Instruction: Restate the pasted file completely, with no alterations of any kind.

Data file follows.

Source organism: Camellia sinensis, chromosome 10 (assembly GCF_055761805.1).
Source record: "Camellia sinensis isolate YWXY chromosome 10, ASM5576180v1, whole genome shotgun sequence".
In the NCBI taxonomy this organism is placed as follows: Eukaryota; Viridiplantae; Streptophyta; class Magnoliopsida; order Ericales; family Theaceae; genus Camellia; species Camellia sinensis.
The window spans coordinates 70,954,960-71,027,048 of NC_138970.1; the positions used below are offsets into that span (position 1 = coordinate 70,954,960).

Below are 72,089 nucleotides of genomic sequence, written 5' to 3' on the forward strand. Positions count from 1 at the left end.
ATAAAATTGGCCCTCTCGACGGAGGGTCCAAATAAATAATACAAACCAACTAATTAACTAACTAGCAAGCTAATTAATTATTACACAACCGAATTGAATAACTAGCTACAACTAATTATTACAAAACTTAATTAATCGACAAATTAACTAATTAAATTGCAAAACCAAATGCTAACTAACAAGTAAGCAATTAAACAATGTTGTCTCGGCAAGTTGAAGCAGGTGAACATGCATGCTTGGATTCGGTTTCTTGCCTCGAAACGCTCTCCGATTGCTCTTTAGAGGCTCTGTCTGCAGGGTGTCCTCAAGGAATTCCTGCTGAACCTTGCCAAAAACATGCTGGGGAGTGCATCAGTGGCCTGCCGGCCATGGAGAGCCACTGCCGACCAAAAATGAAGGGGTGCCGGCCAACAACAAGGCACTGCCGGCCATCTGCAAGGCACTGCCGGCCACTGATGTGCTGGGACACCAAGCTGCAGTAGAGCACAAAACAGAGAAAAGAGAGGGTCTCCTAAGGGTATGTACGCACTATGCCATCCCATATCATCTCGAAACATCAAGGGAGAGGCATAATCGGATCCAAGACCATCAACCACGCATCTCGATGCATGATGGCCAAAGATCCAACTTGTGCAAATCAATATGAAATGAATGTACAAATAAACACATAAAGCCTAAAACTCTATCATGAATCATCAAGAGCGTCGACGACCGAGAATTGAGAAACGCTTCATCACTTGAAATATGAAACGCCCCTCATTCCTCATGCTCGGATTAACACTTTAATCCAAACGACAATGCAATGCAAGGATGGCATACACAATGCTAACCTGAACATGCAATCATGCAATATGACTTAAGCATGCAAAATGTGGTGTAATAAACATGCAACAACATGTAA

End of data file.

Source organism: Camellia sinensis, chromosome 10 (assembly GCF_055761805.1).
Source record: "Camellia sinensis isolate YWXY chromosome 10, ASM5576180v1, whole genome shotgun sequence".
In the NCBI taxonomy this organism is placed as follows: Eukaryota; Viridiplantae; Streptophyta; class Magnoliopsida; order Ericales; family Theaceae; genus Camellia; species Camellia sinensis.
The window spans coordinates 70,954,960-71,027,048 of NC_138970.1; the positions used below are offsets into that span (position 1 = coordinate 70,954,960).

Below are 72,089 nucleotides of genomic sequence, written 5' to 3' on the forward strand. Positions count from 1 at the left end.
ATAAAATTGGCCCTCTCGACGGAGGGTCCAAATAAATAATACAAACCAACTAATTAACTAACTAGCAAGCTAATTAATTATTACACAACCGAATTGAATAACTAGCTACAACTAATTATTACAAAACTTAATTAATCGACAAATTAACTAATTAAATTGCAAAACCAAATGCTAACTAACAAGTAAGCAATTAAACAATGTTGTCTCGGCAAGTTGAAGCAGGTGAACATGCATGCTTGGATTCGGTTTCTTGCCTCGAAACGCTCTCCGATTGCTCTTTAGAGGCTCTGTCTGCAGGGTGTCCTCAAGGAATTCCTGCTGAACCTTGCCAAAAACATGCTGGGGAGTGCATCAGTGGCCTGCCGGCCATGGAGAGCCACTGCCGACCAAAAATGAAGGGGTGCCGGCCAACAACAAGGCACTGCCGGCCATCTGCAAGGCACTGCCGGCCACTGATGTGCTGGGACACCAAGCTGCAGTAGAGCACAAAACAGAGAAAAGAGAGGGTCTCCTAAGGGTATGTACGCACTATGCCATCCCATATCATCTCGAAACATCAAGGGAGAGGCATAATCGGATCCAAGACCATCAACCACGCATCTCGATGCATGATGGCCAAAGATCCAACTTGTGCAAATCAATATGAAATGAATGTACAAATAAACACATAAAGCCTAAAACTCTATCATGAATCATCAAGAGCGTCGACGACCGAGAATTGAGAAACGCTTCATCACTTGAAATATGAAACGCCCCTCATTCCTCATGCTCGGATTAACACTTTAATCCAAACGACAATGCAATGCAAGGATGGCATACACAATGCTAACCTGAACATGCAATCATGCAATATGACTTAAGCATGCAAAATGTGGTGTAATAAACATGCAACAACATGTAA